And residents of the Southwest are serious about keeping these old adobe homes intact. In Tucson, Ariz., there was a public outcry when some of the city’s historic barrios -- colorful adobe row houses originally built in the early 19th century -- were demolished. Today, artists, younger couples and other Tucsonans are revitalizing these historic homes. And in Santa Fe’s five Historic Districts, the architecture is regulated by the Historic Design Review Board. If a resident wants to remodel or add on to his home, the plan has to be approved architecturally and conceptually by the board in order to maintain the historic nature and character of the home.

A twist on the traditional. While the historic appeal of these districts is certainly a selling point, many older adobe homes have small, dark rooms, low ceilings and small windows that don't jibe with contemporary tastes. In the hills surrounding Santa Fe, the lots are bigger, the homes are larger and high-end homes are more prevalent, Lewis says. And since architects aren’t bound by the design codes of the historic districts, more contemporary realizations of the adobe style can be found outside of town. Some high-end homes are even built using genuine adobe, and eco-friendly features are becoming more and more standard in newly constructed homes. “There are some absolutely astounding homes in and around Santa Fe, both technically as well as aesthetically,” Lewis says.

Water conscious. Besides the added maintenance that comes along with Southwestern homes themselves, the arid climate of the region also presents challenges for homeowners.

“Everybody is just critically aware of water use,” Lewis says. Santa Fe has one of the lowest per-capita water usages in the country, Lewis says, and residents take measures every day to keep water consumption to a minimum, from turning off the faucet while brushing their teeth to using low-flow showerheads. City-wide projects also help to reduce water consumption: Santa Fe has a municipal-wide toilet retrofit program, where you can trade in your high-flow toilet for a low-flow toilet.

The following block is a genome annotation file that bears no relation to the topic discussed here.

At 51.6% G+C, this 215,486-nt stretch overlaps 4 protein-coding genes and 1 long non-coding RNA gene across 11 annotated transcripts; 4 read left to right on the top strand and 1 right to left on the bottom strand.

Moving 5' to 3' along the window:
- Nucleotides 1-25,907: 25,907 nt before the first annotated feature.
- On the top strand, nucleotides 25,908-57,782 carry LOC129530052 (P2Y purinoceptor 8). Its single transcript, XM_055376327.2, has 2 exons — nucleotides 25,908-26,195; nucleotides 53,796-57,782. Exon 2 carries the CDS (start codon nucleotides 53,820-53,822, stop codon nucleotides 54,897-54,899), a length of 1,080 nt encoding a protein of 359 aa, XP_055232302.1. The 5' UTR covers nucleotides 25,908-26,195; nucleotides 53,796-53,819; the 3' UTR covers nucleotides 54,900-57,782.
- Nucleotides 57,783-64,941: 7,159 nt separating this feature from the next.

“There are even commercials that are paid for by the city about how to save water,” Lewis says.

Landscaping is also a huge consideration when it comes to water consumption in the Southwest.

“There was very little vegetation here, but somehow when people came in they wanted lawns,” Love says. To save water, people are now moving to xeriscaping, or landscaping with drought-resistant plants that require little water, and Albuquerque is working hard to encourage this transition.

“Nurseries have worked with local people, getting them to plant vegetation that blooms in beautiful colors but requires very little water,” she says. “The same thing with flowering trees. It’s beautiful and colorful, but not in the way you would really think of in yards that need regular watering.”


Love for the outdoors. Year-round sunshine, a dry climate, mountainous terrain and beautiful scenery make the Southwest an ideal spot for a wide range of outdoor activities, from hiking to biking to golfing to skiing, to name a few.

“Albuquerque has always joked that in the winter, usually you can ski in the morning and sometimes play golf and tennis in the afternoon because of the sunshine,” Love says. “It’s a dry cold and not very penetrating, and in the summer it’s a dry heat.”

Boating in the air. One downside for outdoor enthusiasts living in the Southwest is a lack of water. As an alternative to boating and other water sports, many Albuquerqueans have taken up an interesting hobby: hot-air ballooning.

The city is the ballooning capital of the world because of a weather phenomenon called the "Albuquerque box effect," which means a pilot can ascend from a point in the city, float south, west and north again, and land in nearly the same location. Each October, the Albuquerque International Balloon Fiesta draws thousands of balloonists and spectators from all over the world for nine days, but hot-air ballooning is a year-round pastime in the city. Many Albuquerque locals own balloons, and almost any morning, you can look up and see the colorful globes, Love says.

“You’ll drive by a home and instead of seeing a boat and a trailer in the driveway, you might see a hot-air balloon,” Love says. “It’s really a lot of fun. You gather all your friends together because you need a crew, and it makes for wonderful fun year round.”